The letters have been modified to reflect the correct name of letter writer Ellen Stone, which was published as Ellen Brown in the print version.

Here we go again: another legislative session, another same-old regressive, reactionary backlash approach to an age-old challenge with an onslaught of crime bills at the Roundhouse. Let us review just one of the past tough-on-crime regimens we’ve endured: Richard Nixon was big on the idea. He got tough on crime with his much-ballyhooed war on drugs. It was actually a war on people and did much to turn our country into a prison planet. The sentiment of the times lead to other such blunders as mandatory sentencing minimums, three-strikes-you’re-out laws and federal sentencing guidelines. Along the way, we’ve watched as bad ideas become bad policy and then become enshrined as law of the land.

Fifty years of failed policy ought to direct us toward a new approach, not facile blandishments. Too often, this get-tough policymaking amounts to just another pathway to prison for people of color, people with fewer resources and those born in the wrong place. It should be obvious to our lawmakers that more tough-on-crime legislation is not the way forward. More laws will fail the desired, stated result, which is less crime. More laws equate to more people in jail. Is that really what we want for our families in New Mexico? We need to look at root causes and not just symptoms. It’s absurd that drug use is coupled to legal consequences, but that’s what tough-on-crime attitudes foster. It’s a means of selective punishment for a segment of society that needs our help. Let’s push for a more enlightened approach during this “short” session, please.

David Franke

Santa Fe

Expanding airport won’t help

For months, I have believed we would emerge from the coronavirus pandemic determined to make a more just society and more sustainable economy. I am beginning to doubt my optimism.

If we are not to destroy our home, the natural world, we cannot maintain the economic model of expansion followed in Western countries for centuries. Our beautiful planet is not infinite; it does not have unlimited capacity to fulfill our ever-expanding desires. A major contributor to global warming is the release of carbon dioxide into our atmosphere, partially caused by burning fossil fuels to power transportation systems. Air travel is one of the most polluting means of transport. Although we know all this, we are enlarging our airport. Is all mitigation of air pollution up to others? If our climate crisis is to be solved, all must do their part. Enlarging the Santa Fe airport won’t improve anyone’s climate.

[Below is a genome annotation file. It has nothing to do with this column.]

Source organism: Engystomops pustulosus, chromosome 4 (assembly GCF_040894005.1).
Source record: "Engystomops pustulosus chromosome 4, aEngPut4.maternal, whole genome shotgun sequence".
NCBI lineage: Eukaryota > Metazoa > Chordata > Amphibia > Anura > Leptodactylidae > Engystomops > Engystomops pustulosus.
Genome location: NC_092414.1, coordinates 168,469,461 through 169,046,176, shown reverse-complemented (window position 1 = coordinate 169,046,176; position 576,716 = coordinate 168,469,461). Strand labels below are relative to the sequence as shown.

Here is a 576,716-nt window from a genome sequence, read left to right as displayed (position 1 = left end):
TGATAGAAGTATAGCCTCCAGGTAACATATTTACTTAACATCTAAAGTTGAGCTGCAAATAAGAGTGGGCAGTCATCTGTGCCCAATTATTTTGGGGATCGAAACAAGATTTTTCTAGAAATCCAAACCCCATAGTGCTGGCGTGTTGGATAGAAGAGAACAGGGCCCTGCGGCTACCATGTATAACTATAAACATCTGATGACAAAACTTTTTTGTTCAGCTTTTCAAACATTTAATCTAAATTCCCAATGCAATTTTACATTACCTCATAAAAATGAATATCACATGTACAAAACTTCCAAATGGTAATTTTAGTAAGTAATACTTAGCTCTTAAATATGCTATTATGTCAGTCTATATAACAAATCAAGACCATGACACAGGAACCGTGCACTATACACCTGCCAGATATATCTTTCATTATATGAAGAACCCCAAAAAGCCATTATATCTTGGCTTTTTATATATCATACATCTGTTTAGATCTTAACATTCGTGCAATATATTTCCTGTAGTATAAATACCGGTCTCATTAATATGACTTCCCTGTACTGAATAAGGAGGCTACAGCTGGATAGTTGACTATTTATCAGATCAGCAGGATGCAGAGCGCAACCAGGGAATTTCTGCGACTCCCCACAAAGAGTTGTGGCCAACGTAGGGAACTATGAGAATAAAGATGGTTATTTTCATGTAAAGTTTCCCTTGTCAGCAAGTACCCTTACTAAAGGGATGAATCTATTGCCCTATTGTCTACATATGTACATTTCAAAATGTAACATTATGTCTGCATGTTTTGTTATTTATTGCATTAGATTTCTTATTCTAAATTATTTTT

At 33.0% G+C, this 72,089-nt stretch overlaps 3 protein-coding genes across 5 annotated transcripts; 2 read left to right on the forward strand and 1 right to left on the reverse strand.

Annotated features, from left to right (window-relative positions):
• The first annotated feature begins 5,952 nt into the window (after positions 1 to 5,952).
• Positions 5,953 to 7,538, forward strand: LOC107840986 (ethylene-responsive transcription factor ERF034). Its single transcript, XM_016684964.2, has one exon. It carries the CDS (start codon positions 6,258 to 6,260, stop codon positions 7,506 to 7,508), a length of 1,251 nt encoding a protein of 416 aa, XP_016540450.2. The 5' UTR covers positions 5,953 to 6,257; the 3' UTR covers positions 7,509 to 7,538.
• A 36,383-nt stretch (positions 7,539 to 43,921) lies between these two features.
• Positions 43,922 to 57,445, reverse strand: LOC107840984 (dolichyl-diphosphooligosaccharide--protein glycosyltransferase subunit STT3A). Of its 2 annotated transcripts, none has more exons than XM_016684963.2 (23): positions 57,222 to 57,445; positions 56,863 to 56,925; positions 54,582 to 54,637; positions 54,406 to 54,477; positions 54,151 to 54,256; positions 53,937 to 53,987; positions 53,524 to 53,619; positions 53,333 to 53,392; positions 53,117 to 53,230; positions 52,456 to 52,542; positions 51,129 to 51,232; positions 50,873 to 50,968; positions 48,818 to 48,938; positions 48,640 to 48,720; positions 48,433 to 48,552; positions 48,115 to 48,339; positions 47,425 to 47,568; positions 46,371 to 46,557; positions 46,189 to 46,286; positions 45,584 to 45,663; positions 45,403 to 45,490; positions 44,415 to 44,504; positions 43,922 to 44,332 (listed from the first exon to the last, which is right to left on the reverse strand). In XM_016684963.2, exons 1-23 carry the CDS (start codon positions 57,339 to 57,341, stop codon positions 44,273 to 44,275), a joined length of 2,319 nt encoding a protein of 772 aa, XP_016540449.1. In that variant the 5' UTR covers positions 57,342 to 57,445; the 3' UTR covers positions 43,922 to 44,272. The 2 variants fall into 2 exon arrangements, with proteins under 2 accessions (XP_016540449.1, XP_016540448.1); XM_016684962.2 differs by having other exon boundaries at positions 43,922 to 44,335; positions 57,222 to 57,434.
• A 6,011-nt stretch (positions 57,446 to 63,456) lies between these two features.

Allison Lemons

Santa Fe

Save the open space

Ken Brown’s recent “My View” regarding the South Meadows Road field perpetuates a false narrative about the land beloved by residents. Brown, outreach manager for Homewise, disparaged our field while touting trails far away. Like Kim Shanahan, a developer friend of Homewise, recently wrote, Brown gave instruction on what a park should look like. Both men insisted that parks are developed and unfenced, characterized our field as an eyesore and chastised south-side residents for cherishing it in its current state. However, much effort went into planning a mostly naturalized park with learning opportunities for students in neighboring schools on our field. The residents cannot be blamed for loving and valuing the field for its quiet beauty and walking trails rather than dwell on the forgotten promises of city and county officials. This moment swells with opportunity to reestablish communication between officials and their constituents. Save the south-side open space.

Ellen Stone

Santa Fe

(1) comment

Ella Frank

Well said.

Welcome to the discussion.

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